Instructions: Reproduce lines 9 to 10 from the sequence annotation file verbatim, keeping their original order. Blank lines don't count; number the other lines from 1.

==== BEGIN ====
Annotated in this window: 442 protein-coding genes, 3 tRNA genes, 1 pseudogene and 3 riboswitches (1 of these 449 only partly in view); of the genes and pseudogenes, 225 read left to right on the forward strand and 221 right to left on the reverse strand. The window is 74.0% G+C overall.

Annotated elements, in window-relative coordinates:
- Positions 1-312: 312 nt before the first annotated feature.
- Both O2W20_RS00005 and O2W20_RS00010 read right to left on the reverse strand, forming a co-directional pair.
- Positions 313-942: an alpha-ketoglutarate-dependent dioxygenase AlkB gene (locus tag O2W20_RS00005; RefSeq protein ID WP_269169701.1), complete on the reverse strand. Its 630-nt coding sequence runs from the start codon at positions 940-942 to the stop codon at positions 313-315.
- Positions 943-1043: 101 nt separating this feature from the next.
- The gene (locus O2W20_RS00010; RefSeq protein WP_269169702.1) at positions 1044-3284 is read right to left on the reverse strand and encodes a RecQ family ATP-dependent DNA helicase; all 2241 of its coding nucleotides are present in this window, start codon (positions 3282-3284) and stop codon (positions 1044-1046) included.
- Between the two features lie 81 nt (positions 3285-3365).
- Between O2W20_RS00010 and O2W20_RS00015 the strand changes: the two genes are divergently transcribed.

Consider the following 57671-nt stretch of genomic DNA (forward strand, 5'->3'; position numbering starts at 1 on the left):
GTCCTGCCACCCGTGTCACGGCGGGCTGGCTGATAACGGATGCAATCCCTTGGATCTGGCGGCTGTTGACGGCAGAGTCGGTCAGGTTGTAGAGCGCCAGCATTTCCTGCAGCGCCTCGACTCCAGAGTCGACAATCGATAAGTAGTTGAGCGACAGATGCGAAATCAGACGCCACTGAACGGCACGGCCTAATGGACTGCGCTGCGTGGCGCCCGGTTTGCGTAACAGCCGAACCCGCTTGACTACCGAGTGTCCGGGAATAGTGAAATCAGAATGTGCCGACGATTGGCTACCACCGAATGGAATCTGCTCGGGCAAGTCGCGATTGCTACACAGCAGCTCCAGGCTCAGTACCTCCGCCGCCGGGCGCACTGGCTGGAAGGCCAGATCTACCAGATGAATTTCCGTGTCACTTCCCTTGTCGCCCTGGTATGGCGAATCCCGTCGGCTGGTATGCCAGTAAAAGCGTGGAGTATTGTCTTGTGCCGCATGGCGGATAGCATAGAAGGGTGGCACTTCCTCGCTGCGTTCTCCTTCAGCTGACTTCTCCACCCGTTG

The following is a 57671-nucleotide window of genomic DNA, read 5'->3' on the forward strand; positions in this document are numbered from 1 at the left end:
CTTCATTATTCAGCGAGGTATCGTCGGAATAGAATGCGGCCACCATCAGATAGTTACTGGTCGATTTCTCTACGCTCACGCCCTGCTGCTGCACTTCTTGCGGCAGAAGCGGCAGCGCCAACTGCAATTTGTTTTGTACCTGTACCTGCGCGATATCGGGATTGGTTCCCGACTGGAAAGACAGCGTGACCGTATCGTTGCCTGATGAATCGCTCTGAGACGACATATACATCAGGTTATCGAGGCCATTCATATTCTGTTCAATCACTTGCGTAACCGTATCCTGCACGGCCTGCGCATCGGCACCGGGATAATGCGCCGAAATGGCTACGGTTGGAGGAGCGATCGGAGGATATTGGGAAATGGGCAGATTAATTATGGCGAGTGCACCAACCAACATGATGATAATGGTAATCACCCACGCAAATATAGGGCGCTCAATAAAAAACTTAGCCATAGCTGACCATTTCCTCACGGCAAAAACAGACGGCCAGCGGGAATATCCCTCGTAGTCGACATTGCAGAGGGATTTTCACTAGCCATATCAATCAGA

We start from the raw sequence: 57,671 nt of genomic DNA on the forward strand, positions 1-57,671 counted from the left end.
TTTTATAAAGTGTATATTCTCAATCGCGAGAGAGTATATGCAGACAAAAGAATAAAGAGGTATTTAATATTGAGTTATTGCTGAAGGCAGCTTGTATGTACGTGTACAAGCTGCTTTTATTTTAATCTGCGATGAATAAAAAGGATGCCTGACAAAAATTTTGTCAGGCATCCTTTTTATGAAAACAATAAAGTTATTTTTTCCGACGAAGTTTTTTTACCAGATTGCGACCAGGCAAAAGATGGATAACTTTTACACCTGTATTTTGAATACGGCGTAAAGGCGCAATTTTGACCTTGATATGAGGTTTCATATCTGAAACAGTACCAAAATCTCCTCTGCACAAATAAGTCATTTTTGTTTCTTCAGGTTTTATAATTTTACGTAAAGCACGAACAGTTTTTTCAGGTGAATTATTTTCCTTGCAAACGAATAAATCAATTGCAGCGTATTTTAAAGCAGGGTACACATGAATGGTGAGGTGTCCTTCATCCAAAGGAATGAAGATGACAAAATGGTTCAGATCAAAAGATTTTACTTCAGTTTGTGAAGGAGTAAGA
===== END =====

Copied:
- Between O2W20_RS00010 and O2W20_RS00015 the strand changes: the two genes are divergently transcribed.

Consider the following 57671-nt stretch of genomic DNA (forward strand, 5'->3'; position numbering starts at 1 on the left):